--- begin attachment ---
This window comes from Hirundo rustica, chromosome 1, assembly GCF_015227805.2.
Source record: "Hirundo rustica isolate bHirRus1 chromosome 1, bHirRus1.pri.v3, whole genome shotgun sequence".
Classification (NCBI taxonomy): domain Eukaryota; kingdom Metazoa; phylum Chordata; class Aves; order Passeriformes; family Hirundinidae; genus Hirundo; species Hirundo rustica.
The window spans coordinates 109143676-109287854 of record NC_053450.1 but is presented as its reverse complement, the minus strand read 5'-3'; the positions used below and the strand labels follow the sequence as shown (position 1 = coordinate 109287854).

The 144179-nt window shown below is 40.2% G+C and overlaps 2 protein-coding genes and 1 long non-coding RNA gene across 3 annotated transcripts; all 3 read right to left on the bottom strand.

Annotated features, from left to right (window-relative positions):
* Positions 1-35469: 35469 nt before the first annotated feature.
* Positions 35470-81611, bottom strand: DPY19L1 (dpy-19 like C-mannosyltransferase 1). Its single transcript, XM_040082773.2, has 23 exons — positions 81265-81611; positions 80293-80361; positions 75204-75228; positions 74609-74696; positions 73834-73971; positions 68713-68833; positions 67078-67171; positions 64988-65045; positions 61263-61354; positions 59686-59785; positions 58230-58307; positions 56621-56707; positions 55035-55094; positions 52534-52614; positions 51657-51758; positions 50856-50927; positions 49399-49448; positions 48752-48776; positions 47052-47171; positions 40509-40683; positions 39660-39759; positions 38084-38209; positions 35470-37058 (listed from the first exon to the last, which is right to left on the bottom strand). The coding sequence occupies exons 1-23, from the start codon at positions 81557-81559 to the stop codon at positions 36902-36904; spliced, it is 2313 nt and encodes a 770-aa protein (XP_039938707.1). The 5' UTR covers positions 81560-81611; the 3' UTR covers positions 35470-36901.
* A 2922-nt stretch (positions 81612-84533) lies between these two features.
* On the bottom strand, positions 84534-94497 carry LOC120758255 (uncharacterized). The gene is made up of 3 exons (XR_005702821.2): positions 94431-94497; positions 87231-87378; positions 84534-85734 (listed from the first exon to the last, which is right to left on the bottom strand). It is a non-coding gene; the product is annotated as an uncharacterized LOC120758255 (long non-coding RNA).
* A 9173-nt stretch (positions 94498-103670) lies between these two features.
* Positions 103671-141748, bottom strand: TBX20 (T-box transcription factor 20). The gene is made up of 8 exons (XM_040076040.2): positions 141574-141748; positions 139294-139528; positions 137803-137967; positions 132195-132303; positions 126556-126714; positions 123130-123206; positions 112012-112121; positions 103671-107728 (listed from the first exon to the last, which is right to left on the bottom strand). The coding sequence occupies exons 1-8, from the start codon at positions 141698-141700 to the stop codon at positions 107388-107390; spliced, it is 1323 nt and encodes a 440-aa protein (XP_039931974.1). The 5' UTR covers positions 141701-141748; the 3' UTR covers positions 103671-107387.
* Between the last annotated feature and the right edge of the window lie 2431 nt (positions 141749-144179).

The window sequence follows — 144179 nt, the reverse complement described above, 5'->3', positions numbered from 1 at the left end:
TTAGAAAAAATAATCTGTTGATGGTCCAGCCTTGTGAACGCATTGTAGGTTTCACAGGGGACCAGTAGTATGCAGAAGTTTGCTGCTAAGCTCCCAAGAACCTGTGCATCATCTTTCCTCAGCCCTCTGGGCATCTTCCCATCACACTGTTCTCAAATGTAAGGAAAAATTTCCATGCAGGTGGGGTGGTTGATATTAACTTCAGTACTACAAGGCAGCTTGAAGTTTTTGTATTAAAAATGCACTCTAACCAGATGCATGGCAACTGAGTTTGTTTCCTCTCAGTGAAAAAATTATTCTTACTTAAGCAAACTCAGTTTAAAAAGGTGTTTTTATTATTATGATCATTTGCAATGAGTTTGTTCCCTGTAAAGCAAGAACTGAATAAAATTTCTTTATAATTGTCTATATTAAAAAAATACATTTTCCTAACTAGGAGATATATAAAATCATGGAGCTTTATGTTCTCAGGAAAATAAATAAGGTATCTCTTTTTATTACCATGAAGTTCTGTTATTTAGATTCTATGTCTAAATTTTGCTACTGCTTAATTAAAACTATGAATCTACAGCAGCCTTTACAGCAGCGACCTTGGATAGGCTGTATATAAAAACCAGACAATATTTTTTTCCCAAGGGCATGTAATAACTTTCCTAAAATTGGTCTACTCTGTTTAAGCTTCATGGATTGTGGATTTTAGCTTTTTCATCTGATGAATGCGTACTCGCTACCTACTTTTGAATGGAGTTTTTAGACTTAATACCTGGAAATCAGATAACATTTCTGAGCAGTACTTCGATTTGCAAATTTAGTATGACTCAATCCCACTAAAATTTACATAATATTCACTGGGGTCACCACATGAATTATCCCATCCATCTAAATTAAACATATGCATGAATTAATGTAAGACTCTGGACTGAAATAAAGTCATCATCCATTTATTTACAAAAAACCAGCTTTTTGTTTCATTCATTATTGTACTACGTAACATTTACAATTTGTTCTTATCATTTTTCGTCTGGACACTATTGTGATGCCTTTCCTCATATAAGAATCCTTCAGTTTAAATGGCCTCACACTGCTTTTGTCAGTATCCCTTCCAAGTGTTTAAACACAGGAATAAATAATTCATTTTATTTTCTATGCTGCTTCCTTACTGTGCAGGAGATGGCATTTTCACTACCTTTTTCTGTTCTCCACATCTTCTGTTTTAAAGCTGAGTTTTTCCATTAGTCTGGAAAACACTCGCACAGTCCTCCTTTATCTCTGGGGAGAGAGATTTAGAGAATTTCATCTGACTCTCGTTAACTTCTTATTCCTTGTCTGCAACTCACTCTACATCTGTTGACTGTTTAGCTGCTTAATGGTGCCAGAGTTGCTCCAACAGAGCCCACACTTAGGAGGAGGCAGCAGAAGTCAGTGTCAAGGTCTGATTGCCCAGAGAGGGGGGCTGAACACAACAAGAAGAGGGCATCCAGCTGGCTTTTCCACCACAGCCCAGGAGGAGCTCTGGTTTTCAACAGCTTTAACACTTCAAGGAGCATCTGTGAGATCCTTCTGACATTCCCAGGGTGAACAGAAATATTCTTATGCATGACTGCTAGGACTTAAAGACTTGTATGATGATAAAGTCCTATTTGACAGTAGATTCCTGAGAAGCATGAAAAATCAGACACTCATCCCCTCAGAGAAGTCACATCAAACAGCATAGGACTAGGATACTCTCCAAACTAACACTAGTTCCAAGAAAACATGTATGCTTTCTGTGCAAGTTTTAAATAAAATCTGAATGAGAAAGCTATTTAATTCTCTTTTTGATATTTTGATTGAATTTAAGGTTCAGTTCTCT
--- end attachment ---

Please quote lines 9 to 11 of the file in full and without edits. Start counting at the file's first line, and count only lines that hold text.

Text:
* A 2922-nt stretch (positions 81612-84533) lies between these two features.
* On the bottom strand, positions 84534-94497 carry LOC120758255 (uncharacterized). The gene is made up of 3 exons (XR_005702821.2): positions 94431-94497; positions 87231-87378; positions 84534-85734 (listed from the first exon to the last, which is right to left on the bottom strand). It is a non-coding gene; the product is annotated as an uncharacterized LOC120758255 (long non-coding RNA).
* A 9173-nt stretch (positions 94498-103670) lies between these two features.